I live for good/bad movies of the golden age, and 1977’s Welcome To L.A. fits the bill, smog and all.
It’s an arid story of interlocking romances, all set amidst a bleak, impersonal, unhappy, yearning L.A. landscape where you never see all that many people in any scene. (Maybe there was a low budget for extras.)
Robert Altman acolyte Alan Rudolph wrote and directed, with obvious tips of the hat to the master. Just like in Altman’s 1975 classic Nashville (which Rudolph worked on), Keith Carradine plays a musician who takes constant advantage of the fact that women get weak in the knees for him. He bangs the ladies even more than he bangs his pet guitar.
And Geraldine Chaplin plays a neurotic character who pretty much narrates the piece, in this case by dictating garbled diary entries into a tape recorder in between reminding everyone that she’s going to die soon. (Fingers crossed.)
Add to the mix Lauren Hutton as an ominous photographer, Sissy Spacek as a topless maid, Viveca Lindfors as a distraught older woman, and Sally Kellerman and Harvey Keitel as two more yearning L.A. types, and you’ve got an unforgettable brew of pretension and mock profundity.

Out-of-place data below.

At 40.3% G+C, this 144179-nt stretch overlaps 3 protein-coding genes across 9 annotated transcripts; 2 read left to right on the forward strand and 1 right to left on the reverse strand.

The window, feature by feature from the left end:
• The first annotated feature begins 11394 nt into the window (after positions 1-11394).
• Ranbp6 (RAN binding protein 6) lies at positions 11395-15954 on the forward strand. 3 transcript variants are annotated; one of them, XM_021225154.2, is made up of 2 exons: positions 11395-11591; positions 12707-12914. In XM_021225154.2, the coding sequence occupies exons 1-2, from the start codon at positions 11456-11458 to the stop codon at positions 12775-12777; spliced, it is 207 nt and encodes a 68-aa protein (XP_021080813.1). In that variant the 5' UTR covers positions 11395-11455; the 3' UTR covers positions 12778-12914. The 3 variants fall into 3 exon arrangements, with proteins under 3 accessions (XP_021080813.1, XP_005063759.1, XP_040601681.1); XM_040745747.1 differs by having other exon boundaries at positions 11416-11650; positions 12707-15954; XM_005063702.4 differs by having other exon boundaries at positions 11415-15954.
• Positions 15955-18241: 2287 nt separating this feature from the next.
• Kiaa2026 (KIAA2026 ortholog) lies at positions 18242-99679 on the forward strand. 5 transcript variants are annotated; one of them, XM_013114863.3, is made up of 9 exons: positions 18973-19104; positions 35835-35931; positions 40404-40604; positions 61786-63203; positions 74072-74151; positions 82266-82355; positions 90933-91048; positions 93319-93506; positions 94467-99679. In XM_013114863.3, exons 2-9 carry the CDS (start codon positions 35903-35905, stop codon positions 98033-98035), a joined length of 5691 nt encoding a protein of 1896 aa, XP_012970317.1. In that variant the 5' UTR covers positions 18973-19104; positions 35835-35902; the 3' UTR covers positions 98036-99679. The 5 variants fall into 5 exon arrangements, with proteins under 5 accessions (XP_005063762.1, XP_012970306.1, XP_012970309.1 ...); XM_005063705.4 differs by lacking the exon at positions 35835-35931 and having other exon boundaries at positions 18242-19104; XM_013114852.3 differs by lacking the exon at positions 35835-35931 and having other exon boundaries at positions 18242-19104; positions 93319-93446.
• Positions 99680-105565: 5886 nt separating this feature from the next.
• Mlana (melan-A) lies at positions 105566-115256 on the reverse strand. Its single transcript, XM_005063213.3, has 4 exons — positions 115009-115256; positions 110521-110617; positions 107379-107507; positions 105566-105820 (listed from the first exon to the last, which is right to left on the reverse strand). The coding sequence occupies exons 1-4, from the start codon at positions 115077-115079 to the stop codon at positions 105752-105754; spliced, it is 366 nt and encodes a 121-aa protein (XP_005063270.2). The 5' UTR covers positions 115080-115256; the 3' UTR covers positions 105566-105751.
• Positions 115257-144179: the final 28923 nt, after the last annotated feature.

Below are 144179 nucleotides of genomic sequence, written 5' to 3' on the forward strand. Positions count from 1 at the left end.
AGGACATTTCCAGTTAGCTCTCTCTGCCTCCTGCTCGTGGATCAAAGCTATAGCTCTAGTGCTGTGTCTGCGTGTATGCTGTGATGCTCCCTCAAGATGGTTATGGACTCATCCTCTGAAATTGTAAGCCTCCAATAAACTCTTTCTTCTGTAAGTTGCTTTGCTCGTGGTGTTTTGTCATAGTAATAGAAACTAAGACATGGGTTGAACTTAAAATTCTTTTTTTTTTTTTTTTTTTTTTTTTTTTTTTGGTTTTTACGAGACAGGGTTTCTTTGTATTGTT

There are some engaging encounters in the film, but they give way to banality too often. The best/worst thing of all is that Richard Baskin (who later became Barbra Streisand‘s collaborator/lover) appears as a long-haired musician recording an album of hopelessly droning songs about the meaningless of life. (“We’re living in the city of the one-night stands…”)
Just when you think Baskin’s songs are finally through, Rudolph cuts back to him for one more deadening chorus.
It turns out Baskin played Frog in the amazing Nashville and even wrote songs for it, but most of them were used to mock their characters (“One, I Love You,” “I Never Get Enough,” “200 Years”). He probably wrote them in earnest, lol.
Anyway, welcome to Welcome To L.A.. You’ll be glad you live somwewhere else.
Thanks to Kenyon Phillips for bringing me the movie on command.